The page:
This needs to be said from the outset: I hate Rebecca Black. That “Friday” song of hers – to quote Dylan Moran – sounds like typewriters eating tinfoil being kicked down stairs. Her voice is annoying. The music video is annoying. She is, essentially, annoying.
Yet Rebecca Black is everything that is right with the world. Yep, you heard correctly. She is what is right about the world.
And I can explain why in one simple sentence: she’s proof that anyone can live the dream. (And for sake of clarity, “the dream” refers to that inner desire we each have to be famous, to be spoken about, and to have more money than we know what to do with. Don’t deny it. You have that same dream.)
As of 9.27pm South African time last night, the official “Friday” music video had 87 944 639. Yep, 87-million-944-thousand-600-and-39 hits. And this only since February 10, 2011, when it was first posted. Young Bekkie has been mentioned in millions of tweets (okay, so I haven’t counted, but I’m assuming this is the case) and her song was even used by one of my colleagues as a ringtone – yes, S’ne, I have named and shamed you on my blog (you can check her out on @Sthombe on Twitter).
But here’s the thing: we all want that. Even on a small scale, we want what Andy Warhol dubbed our “15 minutes of fame”. Why do you think shout-outs work so well on radio? Why do you think people will deliberately jump in front of TV cameras? It’s simply because we want some level of fame. We don’t want obscurity – unless our obscurity is essentially what makes us famous.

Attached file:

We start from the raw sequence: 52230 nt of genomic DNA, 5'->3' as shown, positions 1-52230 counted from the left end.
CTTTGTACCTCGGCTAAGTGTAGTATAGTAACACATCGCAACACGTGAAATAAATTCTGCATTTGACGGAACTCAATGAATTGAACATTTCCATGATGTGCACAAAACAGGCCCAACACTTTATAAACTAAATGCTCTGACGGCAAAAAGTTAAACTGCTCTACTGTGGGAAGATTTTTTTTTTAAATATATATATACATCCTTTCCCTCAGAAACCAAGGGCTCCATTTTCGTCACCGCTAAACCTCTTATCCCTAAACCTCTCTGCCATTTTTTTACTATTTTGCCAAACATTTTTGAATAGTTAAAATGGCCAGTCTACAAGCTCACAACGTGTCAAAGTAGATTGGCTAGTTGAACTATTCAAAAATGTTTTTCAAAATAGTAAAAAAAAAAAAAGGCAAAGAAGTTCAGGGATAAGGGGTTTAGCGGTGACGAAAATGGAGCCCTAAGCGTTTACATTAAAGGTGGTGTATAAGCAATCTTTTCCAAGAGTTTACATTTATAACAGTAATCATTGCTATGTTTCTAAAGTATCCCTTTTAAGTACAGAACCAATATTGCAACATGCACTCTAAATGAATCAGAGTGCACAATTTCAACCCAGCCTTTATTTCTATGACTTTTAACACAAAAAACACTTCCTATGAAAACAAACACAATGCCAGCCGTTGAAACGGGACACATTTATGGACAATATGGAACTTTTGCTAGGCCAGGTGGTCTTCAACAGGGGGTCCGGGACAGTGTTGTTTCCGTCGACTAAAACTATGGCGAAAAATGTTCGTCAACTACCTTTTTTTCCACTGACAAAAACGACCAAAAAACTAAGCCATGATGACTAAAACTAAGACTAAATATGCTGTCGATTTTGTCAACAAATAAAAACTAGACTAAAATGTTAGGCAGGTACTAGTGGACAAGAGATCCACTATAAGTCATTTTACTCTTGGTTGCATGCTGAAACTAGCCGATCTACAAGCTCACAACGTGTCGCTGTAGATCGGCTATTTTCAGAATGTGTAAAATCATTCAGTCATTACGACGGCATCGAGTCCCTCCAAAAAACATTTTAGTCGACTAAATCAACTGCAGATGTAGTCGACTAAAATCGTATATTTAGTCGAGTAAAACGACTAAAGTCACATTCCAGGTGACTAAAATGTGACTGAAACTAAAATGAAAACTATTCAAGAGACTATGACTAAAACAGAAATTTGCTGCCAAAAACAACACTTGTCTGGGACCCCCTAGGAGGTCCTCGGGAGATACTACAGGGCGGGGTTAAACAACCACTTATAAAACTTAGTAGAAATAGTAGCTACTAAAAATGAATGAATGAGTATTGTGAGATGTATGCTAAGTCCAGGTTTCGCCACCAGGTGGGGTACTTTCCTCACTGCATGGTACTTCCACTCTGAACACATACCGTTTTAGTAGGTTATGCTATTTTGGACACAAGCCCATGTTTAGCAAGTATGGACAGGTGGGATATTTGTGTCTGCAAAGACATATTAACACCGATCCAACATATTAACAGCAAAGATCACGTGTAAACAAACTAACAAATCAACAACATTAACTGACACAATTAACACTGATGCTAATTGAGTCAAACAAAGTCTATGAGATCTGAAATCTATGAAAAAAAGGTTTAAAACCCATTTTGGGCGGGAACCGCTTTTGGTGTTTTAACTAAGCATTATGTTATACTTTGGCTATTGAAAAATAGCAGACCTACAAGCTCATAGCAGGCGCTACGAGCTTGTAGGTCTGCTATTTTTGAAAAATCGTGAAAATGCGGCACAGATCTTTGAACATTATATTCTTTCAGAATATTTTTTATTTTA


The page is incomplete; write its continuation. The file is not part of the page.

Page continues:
Rebecca Black has that fame. She’s lost all obscurity. Our ears have been punished because of it and for her to acheive it, but that doesn’t take away from what she has done. Isn’t that why we disl… Wait, let me rephrase. Isn’t that why I dislike her so much, perhaps? Because she’s achieved what I would like to one day achieve? Although, I do hope I’m considerably less irritating.
Rebecca Black is exactly what is right about the world. And I’ll even explain why using a list, you know, for effect and stuff:
- She is proof that anyone can rise from obscurity; that fame is attainable. If it wasn’t for YouTube, all “Friday” would have been is some stupid girl’s song on a VCR that will be played at her 21st as her parents seek to make her blush. But no! It’s now a “hit” (and, yes, I use that term extremely loosely) with 87-what-what-million views. Isn’t that a good thing? Isn’t it brilliant that such obscurity can be overcome in about four minutes on the Internet? Those were rhetorical quesitons, but I’ll answer anyway: Yes. Yes it is.
Okay, so my list only consisted of one item, but that was enough to prove my point. I could’ve said Bekkie is proof of the power of the Internet. I could’ve said she’s proof of what a 13-year-old can do with enough will power and parents with deep enough pockets. I could’ve said she’s proof of how modern pop culture is slowly entrenching itself on a younger and youger audience. But I didn’t. And I didn’t because there was no need to.
Her fame is enough proof. And as terrible as “Friday” is, as terrible as her voice is and as terrible as the music video is, Rebecca Black is exactly what is right about the world.